Chapman: I suppose one of the ironies of all this is just as things look as if they could change, they might not change because of the state of America’s politics.
Goodrich: Very much so. The United States and Russia seemed as if they were on a warming period under Barack Obama – starting in about April – but really fleshing out over the summer. The United States and Russia decided that it was better to have a temporary detente between their two countries in order to focus on more important issues of the moment.
For the United States this meant that they needed Russia to agree to sanctions on Iran and logistical support for Afghanistan. For Russia, this meant that they needed the U.S. to cease support for Georgia and Ukraine, freeze ballistic missile defense plans in Central Europe, as well as aiding Russia in its modernization and privatization programs. Both sides actually agreed to all of this until the elections.
The START Treaty ended up being the bellwether of whether this temporary detente was being successful or not. It looked like it was going to slide through both legislatures in both Russia and the United States easily - until the elections. So now we have a stall on START.
Chapman: So summing up, its’t NATO really just playing into Russia’s hands? As these groups in NATO argue about the future, the Russians just get on about their own business.
Goodrich: Very much so. They’re counting on the divisions within NATO. As long as it’s divided Russia will have a much easier time in order to clamp down on its resurgence especially in its former Soviet states and be able to start even pushing on the NATO members themselves.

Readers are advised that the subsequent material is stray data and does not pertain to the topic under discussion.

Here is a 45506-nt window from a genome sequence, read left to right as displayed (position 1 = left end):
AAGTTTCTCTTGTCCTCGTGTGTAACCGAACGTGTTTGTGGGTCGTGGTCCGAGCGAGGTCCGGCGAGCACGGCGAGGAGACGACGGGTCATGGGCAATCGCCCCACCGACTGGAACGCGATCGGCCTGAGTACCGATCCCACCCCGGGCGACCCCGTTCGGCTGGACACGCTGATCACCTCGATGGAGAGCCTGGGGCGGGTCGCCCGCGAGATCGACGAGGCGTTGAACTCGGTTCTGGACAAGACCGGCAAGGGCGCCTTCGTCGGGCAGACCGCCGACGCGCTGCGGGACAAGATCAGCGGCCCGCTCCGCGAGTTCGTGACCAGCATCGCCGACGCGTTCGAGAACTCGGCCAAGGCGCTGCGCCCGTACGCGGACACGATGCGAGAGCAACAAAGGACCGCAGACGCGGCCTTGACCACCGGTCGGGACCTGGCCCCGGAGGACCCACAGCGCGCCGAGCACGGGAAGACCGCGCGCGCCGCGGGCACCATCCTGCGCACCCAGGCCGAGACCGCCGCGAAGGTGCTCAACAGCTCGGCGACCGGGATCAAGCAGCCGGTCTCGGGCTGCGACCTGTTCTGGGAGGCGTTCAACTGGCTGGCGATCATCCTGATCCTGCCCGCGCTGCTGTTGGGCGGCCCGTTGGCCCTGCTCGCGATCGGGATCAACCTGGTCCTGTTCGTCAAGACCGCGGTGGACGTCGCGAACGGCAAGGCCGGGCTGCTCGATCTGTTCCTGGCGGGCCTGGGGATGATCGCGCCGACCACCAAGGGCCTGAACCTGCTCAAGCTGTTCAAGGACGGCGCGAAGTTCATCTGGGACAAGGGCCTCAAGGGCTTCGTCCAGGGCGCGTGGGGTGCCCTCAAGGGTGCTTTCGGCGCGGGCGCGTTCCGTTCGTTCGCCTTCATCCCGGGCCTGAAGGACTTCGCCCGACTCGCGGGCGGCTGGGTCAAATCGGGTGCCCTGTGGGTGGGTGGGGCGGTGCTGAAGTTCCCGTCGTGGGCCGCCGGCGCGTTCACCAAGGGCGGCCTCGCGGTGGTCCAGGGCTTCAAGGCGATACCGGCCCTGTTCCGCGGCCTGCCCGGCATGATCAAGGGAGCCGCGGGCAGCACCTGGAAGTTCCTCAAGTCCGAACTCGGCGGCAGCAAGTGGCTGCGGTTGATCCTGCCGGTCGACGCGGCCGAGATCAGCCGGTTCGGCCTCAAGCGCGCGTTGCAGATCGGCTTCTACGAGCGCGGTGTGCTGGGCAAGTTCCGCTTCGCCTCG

Chapman: Thanks very much Lauren. Lauren Goodrich there, and that’s Agenda for this week. I’m Colin Chapman. See you next time."

"This report is republished with permission of STRATFOR"

2 comentários:

Anónimo disse...

One of the near unparalleled promotional owl gifts uncommitted weaves the baby's appoint in the scriptures, making it a timeless keepsake. Because our All-in-One-Organizer does bathroom towels or script towels that match her colors. once again do not imagine onto the jar to hold on the material in stead. take care at those leash months later on former Fidelity monger Robert Burns was consistent by an administrative law gauge to pay $175,281 for improper owl gifts. Among the many cute and creative talent ideas only wish in existent aliveness.

Anónimo disse...

my web blog;
Also see my site: cordyceps